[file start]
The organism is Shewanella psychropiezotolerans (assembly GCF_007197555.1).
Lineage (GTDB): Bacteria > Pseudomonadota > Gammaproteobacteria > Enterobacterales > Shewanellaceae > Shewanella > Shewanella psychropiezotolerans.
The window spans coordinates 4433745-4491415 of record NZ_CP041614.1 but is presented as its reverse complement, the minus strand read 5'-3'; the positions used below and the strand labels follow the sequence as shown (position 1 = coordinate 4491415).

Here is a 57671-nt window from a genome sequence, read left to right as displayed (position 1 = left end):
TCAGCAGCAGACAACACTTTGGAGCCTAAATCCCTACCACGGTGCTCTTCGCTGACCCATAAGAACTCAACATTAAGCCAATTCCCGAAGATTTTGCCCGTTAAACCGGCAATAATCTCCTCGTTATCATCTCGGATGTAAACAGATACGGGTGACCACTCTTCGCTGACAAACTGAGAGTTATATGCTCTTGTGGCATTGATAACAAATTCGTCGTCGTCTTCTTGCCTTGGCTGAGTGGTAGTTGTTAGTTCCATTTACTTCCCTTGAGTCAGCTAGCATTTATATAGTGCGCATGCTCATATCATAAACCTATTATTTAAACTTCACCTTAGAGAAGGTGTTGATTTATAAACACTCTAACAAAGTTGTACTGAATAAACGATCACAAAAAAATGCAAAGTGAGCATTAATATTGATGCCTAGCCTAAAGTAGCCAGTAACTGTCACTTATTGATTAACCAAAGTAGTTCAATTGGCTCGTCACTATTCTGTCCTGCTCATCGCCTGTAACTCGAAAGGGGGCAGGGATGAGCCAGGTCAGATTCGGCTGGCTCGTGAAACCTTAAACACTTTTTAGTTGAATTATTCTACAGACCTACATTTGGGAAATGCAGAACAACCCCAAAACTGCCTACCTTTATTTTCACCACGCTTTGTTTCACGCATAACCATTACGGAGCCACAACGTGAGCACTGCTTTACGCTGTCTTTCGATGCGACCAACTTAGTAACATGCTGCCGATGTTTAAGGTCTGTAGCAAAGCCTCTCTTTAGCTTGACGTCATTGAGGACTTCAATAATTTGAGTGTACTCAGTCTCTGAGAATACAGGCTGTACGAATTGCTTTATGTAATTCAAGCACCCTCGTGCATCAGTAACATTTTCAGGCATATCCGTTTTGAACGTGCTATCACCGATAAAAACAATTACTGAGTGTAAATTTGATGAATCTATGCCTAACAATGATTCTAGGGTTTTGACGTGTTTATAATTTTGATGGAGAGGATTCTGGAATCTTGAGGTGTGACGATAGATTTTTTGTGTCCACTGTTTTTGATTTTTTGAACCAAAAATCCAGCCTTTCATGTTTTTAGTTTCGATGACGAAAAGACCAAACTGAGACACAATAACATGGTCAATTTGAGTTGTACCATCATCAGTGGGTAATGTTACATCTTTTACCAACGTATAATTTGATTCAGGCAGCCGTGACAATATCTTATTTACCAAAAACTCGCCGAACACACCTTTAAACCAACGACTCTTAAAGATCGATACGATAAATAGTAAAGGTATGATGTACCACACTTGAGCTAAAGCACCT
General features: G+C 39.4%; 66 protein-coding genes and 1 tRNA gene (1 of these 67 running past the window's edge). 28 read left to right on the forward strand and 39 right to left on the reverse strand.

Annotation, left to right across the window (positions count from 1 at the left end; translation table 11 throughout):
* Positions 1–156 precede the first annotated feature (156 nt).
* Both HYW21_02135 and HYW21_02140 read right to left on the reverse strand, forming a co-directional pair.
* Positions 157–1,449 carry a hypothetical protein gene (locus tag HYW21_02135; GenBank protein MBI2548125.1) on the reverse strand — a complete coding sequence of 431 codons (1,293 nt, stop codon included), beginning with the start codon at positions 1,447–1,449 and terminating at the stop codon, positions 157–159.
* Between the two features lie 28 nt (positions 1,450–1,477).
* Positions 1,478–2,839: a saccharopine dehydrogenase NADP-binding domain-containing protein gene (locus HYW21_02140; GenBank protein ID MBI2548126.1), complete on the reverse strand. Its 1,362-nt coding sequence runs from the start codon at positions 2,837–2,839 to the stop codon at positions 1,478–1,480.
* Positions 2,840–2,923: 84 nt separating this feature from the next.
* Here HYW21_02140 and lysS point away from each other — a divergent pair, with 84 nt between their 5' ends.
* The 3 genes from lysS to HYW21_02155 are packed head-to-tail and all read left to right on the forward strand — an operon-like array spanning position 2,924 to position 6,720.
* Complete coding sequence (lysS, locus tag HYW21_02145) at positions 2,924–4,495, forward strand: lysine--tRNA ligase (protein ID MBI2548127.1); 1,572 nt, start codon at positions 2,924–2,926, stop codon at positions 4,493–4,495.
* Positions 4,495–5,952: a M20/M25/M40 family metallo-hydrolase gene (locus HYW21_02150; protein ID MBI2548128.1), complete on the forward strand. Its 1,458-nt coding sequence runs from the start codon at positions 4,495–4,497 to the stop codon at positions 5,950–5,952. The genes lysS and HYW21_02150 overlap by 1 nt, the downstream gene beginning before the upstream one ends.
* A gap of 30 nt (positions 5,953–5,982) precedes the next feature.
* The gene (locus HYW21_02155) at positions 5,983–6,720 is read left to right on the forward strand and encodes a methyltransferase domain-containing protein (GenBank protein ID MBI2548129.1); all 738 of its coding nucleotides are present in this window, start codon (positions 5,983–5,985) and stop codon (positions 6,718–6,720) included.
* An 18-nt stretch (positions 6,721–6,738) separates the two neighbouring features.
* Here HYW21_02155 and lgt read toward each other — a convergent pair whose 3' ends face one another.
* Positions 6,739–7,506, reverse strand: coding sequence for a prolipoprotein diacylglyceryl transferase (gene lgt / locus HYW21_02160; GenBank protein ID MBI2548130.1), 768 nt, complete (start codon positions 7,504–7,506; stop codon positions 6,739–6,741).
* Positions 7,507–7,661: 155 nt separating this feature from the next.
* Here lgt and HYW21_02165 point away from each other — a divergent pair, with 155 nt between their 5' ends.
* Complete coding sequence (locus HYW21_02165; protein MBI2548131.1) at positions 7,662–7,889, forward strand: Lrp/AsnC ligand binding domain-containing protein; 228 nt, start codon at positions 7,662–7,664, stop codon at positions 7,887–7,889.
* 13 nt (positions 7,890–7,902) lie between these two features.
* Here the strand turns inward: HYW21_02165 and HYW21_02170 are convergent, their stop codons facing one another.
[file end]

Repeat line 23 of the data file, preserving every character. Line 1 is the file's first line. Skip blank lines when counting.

* Positions 7,507–7,661: 155 nt separating this feature from the next.